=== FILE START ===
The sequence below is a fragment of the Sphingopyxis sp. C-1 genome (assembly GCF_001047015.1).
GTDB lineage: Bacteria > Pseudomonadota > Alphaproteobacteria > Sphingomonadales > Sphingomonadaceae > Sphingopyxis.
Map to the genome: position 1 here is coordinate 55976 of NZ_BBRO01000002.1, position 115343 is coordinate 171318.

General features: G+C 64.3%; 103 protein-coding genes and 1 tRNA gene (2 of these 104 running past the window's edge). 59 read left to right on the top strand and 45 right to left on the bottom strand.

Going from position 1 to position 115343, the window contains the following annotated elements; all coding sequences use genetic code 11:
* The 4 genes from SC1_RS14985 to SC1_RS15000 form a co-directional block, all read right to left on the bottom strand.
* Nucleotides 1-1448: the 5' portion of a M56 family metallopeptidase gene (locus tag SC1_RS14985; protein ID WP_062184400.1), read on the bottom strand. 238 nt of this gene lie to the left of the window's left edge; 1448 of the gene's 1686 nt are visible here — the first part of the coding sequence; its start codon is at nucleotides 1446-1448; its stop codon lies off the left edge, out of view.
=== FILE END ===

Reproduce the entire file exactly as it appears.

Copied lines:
The sequence below is a fragment of the Sphingopyxis sp. C-1 genome (assembly GCF_001047015.1).
GTDB lineage: Bacteria > Pseudomonadota > Alphaproteobacteria > Sphingomonadales > Sphingomonadaceae > Sphingopyxis.
Map to the genome: position 1 here is coordinate 55976 of NZ_BBRO01000002.1, position 115343 is coordinate 171318.

General features: G+C 64.3%; 103 protein-coding genes and 1 tRNA gene (2 of these 104 running past the window's edge). 59 read left to right on the top strand and 45 right to left on the bottom strand.

Going from position 1 to position 115343, the window contains the following annotated elements; all coding sequences use genetic code 11:
* The 4 genes from SC1_RS14985 to SC1_RS15000 form a co-directional block, all read right to left on the bottom strand.
* Nucleotides 1-1448: the 5' portion of a M56 family metallopeptidase gene (locus tag SC1_RS14985; protein ID WP_062184400.1), read on the bottom strand. 238 nt of this gene lie to the left of the window's left edge; 1448 of the gene's 1686 nt are visible here — the first part of the coding sequence; its start codon is at nucleotides 1446-1448; its stop codon lies off the left edge, out of view.